Scott Hanselman

Yukon and Whidbey Slip, and your life goes on. Film at 11.

March 14, '04 Comments [11] Posted in ASP.NET | XML | Gaming
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Yukon and Whidbey, er, I mean, SQL Server 2005 and Visual Studio 2005 will be available in 2005, and some folks flipped out.  Folks, it's not THAT big of a deal.  Is it a bummer, sure.  Will it affect the schedules of a few other products, maybe yours?  Possibly.  But remember, you do have a development platform that many of you have yet to fully exploit.  Perhaps the bloggers who are so vocally disappointed are so advanced in their development skills or 'early adopter-ness' that they've forgotten that useful software is shipping today?

.NET moved Windows development squarely into the managed world that Java programmers enjoyed.  .NET was a shock to the system, and as such, it's taken a while to sink in.  For some folks, it clicked, made sense.  For others, it's taken a few years to 'sleep on it.'  There are a lot of folks out there picking up .NET 1.1 and really creating some fantastic mature software.  Now, .NET 2.0 is going to change things and shock the system.  That's a good thing.  ASP.NET 2.0, generics, ClickOnce, it's going to be great and unquestionably a step foward. 

But, I have to ship software today to large banks and financial institutions.  We have a great application platform built on .NET that is mature and fabulous.  Believe me, we'll exploit the appropriate features of 2.0 when it comes out, but today I'm shipping great stuff.  And I will continue to innovate on .NET 1.1 all during 2004.  Nothing is stopping me, and I'm certainly not going to sit idlely and wait for 2.0, when I can make great software for my clients now.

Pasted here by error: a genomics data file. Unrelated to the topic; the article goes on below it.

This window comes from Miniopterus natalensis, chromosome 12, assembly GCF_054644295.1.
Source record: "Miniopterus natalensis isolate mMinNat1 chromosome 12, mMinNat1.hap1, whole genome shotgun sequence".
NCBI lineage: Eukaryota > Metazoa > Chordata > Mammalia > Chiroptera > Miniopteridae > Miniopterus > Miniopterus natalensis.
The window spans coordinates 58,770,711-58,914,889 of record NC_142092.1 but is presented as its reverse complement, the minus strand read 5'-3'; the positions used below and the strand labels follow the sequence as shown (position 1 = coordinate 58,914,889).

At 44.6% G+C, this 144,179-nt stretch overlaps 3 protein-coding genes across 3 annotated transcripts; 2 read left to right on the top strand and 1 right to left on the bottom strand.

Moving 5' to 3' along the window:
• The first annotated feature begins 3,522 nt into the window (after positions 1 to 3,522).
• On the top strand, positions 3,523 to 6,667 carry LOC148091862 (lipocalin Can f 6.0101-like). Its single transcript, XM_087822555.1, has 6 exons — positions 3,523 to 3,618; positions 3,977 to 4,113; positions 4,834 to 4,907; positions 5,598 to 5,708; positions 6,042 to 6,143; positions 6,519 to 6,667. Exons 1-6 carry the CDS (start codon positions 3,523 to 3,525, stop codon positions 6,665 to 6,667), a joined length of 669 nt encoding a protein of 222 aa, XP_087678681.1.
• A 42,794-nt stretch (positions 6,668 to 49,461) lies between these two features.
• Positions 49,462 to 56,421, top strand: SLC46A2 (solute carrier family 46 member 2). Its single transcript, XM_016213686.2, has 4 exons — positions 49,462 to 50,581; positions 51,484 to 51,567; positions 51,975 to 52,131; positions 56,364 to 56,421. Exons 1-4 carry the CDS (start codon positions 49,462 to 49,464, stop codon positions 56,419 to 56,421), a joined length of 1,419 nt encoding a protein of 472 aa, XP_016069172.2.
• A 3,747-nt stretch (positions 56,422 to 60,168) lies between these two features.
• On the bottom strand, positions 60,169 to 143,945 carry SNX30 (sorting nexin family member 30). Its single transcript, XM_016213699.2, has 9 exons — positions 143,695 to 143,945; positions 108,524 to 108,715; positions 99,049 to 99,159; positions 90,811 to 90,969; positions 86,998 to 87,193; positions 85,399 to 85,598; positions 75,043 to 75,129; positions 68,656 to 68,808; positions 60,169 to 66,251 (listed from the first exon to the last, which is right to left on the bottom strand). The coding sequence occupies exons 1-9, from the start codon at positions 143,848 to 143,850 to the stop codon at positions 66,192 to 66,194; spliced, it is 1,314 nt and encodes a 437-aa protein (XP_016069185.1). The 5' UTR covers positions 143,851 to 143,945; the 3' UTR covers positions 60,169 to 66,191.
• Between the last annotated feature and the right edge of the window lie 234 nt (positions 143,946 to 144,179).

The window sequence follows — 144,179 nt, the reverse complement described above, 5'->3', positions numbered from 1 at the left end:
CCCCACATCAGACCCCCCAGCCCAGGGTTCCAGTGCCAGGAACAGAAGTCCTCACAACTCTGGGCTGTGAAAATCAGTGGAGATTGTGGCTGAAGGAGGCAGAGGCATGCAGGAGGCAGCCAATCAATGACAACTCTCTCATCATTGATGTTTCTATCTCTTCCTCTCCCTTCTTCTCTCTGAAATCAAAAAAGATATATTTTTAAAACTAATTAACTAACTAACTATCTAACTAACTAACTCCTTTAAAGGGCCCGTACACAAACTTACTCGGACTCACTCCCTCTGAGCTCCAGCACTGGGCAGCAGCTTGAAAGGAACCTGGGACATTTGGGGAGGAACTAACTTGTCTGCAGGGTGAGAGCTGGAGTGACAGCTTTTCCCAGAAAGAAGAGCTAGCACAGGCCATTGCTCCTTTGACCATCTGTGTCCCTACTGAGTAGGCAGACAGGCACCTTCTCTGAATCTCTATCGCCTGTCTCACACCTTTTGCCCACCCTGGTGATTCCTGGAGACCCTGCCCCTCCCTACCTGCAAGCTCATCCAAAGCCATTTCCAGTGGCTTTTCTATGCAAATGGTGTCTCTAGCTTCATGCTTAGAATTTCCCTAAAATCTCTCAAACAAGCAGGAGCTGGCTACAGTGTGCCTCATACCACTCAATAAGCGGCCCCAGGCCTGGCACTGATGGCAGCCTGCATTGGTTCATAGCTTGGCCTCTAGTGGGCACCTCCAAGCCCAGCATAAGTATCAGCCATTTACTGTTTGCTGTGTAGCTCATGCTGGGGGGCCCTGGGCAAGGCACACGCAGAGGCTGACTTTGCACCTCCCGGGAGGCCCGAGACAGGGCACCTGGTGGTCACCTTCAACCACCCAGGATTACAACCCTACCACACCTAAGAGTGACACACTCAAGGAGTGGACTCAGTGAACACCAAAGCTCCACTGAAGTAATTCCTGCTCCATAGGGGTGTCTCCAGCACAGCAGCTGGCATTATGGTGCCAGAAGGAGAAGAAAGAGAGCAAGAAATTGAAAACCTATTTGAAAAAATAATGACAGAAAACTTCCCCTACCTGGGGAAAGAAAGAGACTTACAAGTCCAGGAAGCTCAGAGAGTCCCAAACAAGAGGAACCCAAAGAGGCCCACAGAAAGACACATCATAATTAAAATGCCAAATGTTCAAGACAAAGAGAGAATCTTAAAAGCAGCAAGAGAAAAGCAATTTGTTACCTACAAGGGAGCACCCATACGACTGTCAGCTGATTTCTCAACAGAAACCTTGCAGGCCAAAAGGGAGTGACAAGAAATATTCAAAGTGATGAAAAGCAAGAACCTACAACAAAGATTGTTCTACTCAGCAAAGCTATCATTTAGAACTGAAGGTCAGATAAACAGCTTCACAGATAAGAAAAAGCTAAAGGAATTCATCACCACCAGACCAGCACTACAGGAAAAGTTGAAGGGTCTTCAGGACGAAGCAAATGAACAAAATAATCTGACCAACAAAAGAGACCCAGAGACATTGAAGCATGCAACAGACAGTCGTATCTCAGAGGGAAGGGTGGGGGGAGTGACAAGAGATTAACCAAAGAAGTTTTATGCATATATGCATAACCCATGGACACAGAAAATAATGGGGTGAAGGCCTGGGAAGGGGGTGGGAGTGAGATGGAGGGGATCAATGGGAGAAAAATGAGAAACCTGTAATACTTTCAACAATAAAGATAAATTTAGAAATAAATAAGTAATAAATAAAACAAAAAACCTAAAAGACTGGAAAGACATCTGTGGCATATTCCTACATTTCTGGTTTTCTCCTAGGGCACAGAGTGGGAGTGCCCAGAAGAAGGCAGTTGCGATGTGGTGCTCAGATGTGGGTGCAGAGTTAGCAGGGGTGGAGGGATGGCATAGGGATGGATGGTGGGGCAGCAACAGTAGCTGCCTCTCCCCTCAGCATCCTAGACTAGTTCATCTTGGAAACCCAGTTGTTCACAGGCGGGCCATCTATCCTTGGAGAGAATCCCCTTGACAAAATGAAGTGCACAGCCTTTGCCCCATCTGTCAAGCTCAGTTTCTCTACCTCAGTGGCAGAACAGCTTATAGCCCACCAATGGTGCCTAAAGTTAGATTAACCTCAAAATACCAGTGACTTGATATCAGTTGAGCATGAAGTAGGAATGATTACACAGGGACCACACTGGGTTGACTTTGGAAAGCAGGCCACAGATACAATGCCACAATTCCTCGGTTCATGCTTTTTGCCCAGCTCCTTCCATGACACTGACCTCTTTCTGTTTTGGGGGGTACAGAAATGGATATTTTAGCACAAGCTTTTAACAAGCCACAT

Sure I'd love to have Master Pages, but somehow I've made it this far without it.  Sure I'd like to have ObjectSpaces, but...well, you get the idea.  These things take time, and I'm happy that Microsoft has adopted a more practical 'Carmackian' attitude around software ship dates. 

The Press

Last week when the announcement happened, I had two press calls about the slip before noon!  Come on people, let's not create drama where there isn't.  Many developers inside slower moving banks are just now getting off NT 4.0 and are still trepidacious of XML(!), not to mention .NET and managed code.  I'm still out there fighting the good fight to introduce folks to .NET 1.x.

I'll end with Jason Maus's reminder: Don't forget the saying, "Good, Fast, Cheap. You may choose two."

Now, on to things that ARE significant or 'of note':

Notice that the new naming is Visual Studio 2005, not Visual Studio .NET 2005This is a good thing, obivously intentional, expressing that .NET is firmly here and now.  It's so much a part of the fabric of developing on the Windows Platform that it's served it's purpose as a pervasive suffix.  I dig it.

About Scott

Scott Hanselman is a former professor, former Chief Architect in finance, now speaker, consultant, father, diabetic, and Microsoft employee. He is a failed stand-up comic, a cornrower, and a book author.

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Sunday, 14 March 2004 03:39:16 UTC
I had a few press inquiries as well, from eWeek in particular. This was no big deal though, I agree with you 100%. For us authors, its another quarter or so to improve our books and to write more great code to use once RTM comes. Its not that bad- a better quality product in the end with more time to ramp up on it. I'm not complaining.
Randy H.
Sunday, 14 March 2004 20:17:15 UTC
Ok, I agree, not that big a deal. But may I whine because I WOULD like VS.NET to stop re-arranging my HTML when switching to design mode and back to HTML. ;)

I think that was the feature I most looked forward to. VS.NET promised not to touch the code.